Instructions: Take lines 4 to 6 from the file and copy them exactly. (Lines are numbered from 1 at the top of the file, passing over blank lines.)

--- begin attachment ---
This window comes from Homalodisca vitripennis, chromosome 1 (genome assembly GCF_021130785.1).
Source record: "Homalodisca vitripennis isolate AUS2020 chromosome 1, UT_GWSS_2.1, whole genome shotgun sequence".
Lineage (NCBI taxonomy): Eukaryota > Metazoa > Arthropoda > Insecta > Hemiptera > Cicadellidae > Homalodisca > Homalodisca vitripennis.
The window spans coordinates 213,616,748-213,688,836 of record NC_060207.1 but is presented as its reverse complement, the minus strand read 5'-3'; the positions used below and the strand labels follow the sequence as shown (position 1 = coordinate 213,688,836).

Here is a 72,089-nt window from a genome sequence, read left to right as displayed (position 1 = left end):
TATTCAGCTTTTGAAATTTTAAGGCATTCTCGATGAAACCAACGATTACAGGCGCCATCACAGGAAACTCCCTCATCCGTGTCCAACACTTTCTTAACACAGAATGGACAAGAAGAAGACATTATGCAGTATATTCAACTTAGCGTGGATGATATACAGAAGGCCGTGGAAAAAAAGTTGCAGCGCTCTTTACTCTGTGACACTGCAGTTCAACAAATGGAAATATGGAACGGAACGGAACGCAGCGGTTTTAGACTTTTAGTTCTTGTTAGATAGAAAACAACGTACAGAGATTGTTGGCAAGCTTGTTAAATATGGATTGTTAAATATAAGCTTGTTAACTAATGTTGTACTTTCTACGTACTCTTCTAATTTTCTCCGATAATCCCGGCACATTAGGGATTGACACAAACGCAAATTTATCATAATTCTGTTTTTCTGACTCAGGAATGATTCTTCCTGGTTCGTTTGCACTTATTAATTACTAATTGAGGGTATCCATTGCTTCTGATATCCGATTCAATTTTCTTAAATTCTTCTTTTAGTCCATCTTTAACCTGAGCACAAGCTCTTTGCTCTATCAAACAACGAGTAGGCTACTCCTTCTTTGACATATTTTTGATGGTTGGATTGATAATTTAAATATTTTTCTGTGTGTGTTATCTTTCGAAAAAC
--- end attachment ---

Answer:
The window spans coordinates 213,616,748-213,688,836 of record NC_060207.1 but is presented as its reverse complement, the minus strand read 5'-3'; the positions used below and the strand labels follow the sequence as shown (position 1 = coordinate 213,688,836).

Here is a 72,089-nt window from a genome sequence, read left to right as displayed (position 1 = left end):
TATTCAGCTTTTGAAATTTTAAGGCATTCTCGATGAAACCAACGATTACAGGCGCCATCACAGGAAACTCCCTCATCCGTGTCCAACACTTTCTTAACACAGAATGGACAAGAAGAAGACATTATGCAGTATATTCAACTTAGCGTGGATGATATACAGAAGGCCGTGGAAAAAAAGTTGCAGCGCTCTTTACTCTGTGACACTGCAGTTCAACAAATGGAAATATGGAACGGAACGGAACGCAGCGGTTTTAGACTTTTAGTTCTTGTTAGATAGAAAACAACGTACAGAGATTGTTGGCAAGCTTGTTAAATATGGATTGTTAAATATAAGCTTGTTAACTAATGTTGTACTTTCTACGTACTCTTCTAATTTTCTCCGATAATCCCGGCACATTAGGGATTGACACAAACGCAAATTTATCATAATTCTGTTTTTCTGACTCAGGAATGATTCTTCCTGGTTCGTTTGCACTTATTAATTACTAATTGAGGGTATCCATTGCTTCTGATATCCGATTCAATTTTCTTAAATTCTTCTTTTAGTCCATCTTTAACCTGAGCACAAGCTCTTTGCTCTATCAAACAACGAGTAGGCTACTCCTTCTTTGACATATTTTTGATGGTTGGATTGATAATTTAAATATTTTTCTGTGTGTGTTATCTTTCGAAAAAC